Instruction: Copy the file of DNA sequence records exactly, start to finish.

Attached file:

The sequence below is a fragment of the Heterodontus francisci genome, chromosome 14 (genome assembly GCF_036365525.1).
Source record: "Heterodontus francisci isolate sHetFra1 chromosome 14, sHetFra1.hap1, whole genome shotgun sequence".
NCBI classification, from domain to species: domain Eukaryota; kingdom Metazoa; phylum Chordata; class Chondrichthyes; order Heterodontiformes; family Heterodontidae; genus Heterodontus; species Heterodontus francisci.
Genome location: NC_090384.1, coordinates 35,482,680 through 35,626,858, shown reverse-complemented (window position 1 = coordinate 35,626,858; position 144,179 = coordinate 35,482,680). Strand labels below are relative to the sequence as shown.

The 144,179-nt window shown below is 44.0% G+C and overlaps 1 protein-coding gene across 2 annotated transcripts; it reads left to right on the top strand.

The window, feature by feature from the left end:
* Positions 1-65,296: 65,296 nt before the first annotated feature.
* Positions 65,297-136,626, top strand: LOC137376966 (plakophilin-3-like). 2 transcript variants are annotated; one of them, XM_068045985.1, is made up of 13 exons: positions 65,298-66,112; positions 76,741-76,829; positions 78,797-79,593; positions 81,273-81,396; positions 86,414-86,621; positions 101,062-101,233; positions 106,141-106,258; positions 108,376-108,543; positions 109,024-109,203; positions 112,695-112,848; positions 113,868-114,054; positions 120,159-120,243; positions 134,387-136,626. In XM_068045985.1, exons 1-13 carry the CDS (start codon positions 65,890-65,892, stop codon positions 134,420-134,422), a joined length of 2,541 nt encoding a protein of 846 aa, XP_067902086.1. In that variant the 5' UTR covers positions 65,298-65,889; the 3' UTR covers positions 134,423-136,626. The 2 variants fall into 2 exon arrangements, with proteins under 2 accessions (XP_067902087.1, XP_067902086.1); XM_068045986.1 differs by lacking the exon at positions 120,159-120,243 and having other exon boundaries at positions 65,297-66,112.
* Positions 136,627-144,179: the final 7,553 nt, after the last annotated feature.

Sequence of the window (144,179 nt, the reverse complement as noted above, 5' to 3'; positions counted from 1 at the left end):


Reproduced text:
The sequence below is a fragment of the Heterodontus francisci genome, chromosome 14 (genome assembly GCF_036365525.1).
Source record: "Heterodontus francisci isolate sHetFra1 chromosome 14, sHetFra1.hap1, whole genome shotgun sequence".
NCBI classification, from domain to species: domain Eukaryota; kingdom Metazoa; phylum Chordata; class Chondrichthyes; order Heterodontiformes; family Heterodontidae; genus Heterodontus; species Heterodontus francisci.
Genome location: NC_090384.1, coordinates 35,482,680 through 35,626,858, shown reverse-complemented (window position 1 = coordinate 35,626,858; position 144,179 = coordinate 35,482,680). Strand labels below are relative to the sequence as shown.

The 144,179-nt window shown below is 44.0% G+C and overlaps 1 protein-coding gene across 2 annotated transcripts; it reads left to right on the top strand.

The window, feature by feature from the left end:
* Positions 1-65,296: 65,296 nt before the first annotated feature.
* Positions 65,297-136,626, top strand: LOC137376966 (plakophilin-3-like). 2 transcript variants are annotated; one of them, XM_068045985.1, is made up of 13 exons: positions 65,298-66,112; positions 76,741-76,829; positions 78,797-79,593; positions 81,273-81,396; positions 86,414-86,621; positions 101,062-101,233; positions 106,141-106,258; positions 108,376-108,543; positions 109,024-109,203; positions 112,695-112,848; positions 113,868-114,054; positions 120,159-120,243; positions 134,387-136,626. In XM_068045985.1, exons 1-13 carry the CDS (start codon positions 65,890-65,892, stop codon positions 134,420-134,422), a joined length of 2,541 nt encoding a protein of 846 aa, XP_067902086.1. In that variant the 5' UTR covers positions 65,298-65,889; the 3' UTR covers positions 134,423-136,626. The 2 variants fall into 2 exon arrangements, with proteins under 2 accessions (XP_067902087.1, XP_067902086.1); XM_068045986.1 differs by lacking the exon at positions 120,159-120,243 and having other exon boundaries at positions 65,297-66,112.
* Positions 136,627-144,179: the final 7,553 nt, after the last annotated feature.

Sequence of the window (144,179 nt, the reverse complement as noted above, 5' to 3'; positions counted from 1 at the left end):